I was shuffling through outdoor photos I’ve taken recently when I came across a few photos I took of snowflakes that had fallen on my cousin’s jacket during a recent hike. When I showed my editor, he didn’t believe it was a real snowflake at first. He’d never seen one up close. So I thought I’d share a few of the snowflake photos (and I hope to take more in the future) in a blog post, along with some information from reliable sources.
Have you ever heard the claim, “No two snowflakes are the same”?
While there’s no way to positively know (aside from examining every single snowflake to fall – before it melts), scientists believe that this statement is likely true because so many factors contribute to the shape of a snowflake.
It was a French philosopher and mathematician who created the first detailed description of snow crystal structure in 1637, according to a 2004 story published by National Geographic. His name was René Descartes, and all of his diagrams and descriptions were derived from observations with the naked eye.
“These were little plates of ice, very flat, very polished, very transparent, about the thickness of a sheet of rather thick paper…but so perfectly formed in hexagons, and of which the six sides were so straight, and the six angles so equal, that it is impossible for men to make anything so exact,” Descartes wrote.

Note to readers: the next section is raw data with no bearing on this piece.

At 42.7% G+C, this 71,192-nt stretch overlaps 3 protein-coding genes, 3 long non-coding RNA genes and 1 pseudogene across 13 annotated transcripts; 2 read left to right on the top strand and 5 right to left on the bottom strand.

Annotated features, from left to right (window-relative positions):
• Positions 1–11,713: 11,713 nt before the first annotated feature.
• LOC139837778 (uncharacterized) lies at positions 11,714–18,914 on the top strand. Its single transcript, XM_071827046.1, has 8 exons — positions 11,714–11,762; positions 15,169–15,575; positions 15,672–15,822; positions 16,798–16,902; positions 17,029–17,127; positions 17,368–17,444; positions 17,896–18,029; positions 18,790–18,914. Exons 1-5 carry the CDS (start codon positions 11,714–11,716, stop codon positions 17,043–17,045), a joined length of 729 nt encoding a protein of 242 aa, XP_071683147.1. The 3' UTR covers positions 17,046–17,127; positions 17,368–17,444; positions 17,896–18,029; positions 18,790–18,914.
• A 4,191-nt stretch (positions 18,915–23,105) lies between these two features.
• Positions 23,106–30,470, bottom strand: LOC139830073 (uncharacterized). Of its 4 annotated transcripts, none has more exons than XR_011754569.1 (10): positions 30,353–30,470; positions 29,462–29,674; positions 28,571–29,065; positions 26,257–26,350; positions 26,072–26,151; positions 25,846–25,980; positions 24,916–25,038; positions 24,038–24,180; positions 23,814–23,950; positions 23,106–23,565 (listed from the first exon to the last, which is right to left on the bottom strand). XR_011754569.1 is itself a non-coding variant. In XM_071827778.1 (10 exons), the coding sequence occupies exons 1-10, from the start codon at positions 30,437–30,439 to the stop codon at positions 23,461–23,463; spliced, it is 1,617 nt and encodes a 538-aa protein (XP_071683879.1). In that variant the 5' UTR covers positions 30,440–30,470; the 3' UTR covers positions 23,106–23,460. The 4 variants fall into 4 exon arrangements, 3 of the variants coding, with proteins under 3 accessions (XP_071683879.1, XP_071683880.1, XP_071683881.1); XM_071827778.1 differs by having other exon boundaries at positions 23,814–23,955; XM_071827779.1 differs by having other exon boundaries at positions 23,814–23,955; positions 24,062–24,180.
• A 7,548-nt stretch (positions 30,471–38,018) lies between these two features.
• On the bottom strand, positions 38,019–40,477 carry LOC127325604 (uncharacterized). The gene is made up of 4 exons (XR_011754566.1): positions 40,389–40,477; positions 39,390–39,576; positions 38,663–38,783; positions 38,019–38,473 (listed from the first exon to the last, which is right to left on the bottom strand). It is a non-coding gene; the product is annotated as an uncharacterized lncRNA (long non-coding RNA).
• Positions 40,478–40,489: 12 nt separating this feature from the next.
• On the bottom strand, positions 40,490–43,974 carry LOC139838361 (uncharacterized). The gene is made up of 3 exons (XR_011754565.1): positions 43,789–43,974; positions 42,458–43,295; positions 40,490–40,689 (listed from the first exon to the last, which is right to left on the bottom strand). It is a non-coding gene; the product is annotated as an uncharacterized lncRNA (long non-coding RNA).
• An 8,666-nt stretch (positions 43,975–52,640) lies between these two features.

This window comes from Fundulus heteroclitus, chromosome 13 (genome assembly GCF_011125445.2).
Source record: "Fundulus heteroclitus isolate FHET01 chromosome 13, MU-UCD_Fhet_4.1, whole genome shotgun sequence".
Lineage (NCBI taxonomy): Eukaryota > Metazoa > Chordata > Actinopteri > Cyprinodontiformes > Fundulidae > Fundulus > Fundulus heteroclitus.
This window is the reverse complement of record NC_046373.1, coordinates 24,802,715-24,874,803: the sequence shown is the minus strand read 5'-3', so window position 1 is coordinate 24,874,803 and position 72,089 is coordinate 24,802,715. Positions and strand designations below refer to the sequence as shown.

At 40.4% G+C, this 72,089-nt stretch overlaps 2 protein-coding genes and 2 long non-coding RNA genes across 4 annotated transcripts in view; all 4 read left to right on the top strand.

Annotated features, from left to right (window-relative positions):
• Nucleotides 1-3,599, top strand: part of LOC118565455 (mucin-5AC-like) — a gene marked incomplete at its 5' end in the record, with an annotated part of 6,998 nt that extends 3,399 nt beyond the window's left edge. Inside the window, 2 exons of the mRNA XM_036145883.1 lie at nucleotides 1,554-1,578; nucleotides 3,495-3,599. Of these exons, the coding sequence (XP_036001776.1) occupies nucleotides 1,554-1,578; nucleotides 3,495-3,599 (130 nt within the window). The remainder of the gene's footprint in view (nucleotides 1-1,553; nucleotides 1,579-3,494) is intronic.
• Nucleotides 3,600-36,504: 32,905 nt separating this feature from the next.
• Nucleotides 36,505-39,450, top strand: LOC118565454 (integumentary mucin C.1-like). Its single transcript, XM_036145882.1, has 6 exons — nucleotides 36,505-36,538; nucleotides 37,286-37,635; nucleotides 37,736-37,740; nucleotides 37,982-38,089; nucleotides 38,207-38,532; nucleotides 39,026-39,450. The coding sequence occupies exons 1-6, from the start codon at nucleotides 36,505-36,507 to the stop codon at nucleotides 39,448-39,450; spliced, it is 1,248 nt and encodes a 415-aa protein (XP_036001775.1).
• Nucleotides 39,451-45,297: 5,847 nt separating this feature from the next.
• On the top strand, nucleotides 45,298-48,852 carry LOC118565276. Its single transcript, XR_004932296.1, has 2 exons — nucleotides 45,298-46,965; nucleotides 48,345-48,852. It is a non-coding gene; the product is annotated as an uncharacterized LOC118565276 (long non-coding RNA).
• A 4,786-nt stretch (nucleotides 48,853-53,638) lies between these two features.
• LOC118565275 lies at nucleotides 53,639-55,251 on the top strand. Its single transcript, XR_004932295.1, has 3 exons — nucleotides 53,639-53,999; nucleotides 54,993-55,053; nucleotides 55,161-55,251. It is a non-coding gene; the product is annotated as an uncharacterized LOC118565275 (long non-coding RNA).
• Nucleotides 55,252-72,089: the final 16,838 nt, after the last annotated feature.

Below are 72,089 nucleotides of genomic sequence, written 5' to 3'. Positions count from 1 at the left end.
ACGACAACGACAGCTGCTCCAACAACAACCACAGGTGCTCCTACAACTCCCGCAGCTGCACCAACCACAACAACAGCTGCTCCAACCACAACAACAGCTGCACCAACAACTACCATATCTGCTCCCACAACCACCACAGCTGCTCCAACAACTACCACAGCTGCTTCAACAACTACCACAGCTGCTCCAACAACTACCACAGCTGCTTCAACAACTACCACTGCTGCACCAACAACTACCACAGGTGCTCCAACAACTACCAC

In 1665, Robert Hooke published “Micrographia,” which contains sketches of a wide variety of items Hooke could view with the latest invention of the day, the microscope. Included in the volume are several snow crystal drawings, which for the first time revealed the complexity and intricate symmetry of snow crystal structure.
Today, we know a lot more about snowflakes.
“Between 27ºF and 32ºF, crystals take the form of six-sided plates. Below that, needles form. A few degrees colder yields hollow columns; chillier yet, fernlike stars,” according to a 2007 story published by National Geographic.
But that’s not the end of it. The crystals continue to grow as additional water molecules cluster on the crystals’ surfaces as they fall.
And there are other factors that determine what the snowflake will look like when it finally falls on the ground — or a person’s glove.
For example, humidity plays a role. According to the National Geographic story, drier air encourages grown across flat surfaces of a crystal, and humid air encourages grown at tips, edges and corners of a crystal. High humidity also leads to faster-growing and therefore more intricate crystals.
Then you have to take into account how fragile a snowflake is. As it falls, pieces may break off, leaving new surfaces for it to branch out from.
If you’re reading my post about snowflakes right now, odds are, you’re a little bored. I advise playing a little snowflake memory game on the National Geographic site at http://ngm.nationalgeographic.com/2011/02/snowflakes/match-game. There’s also a jigsaw puzzle: http://ngm.nationalgeographic.com/2011/02/snowflakes/puzzles.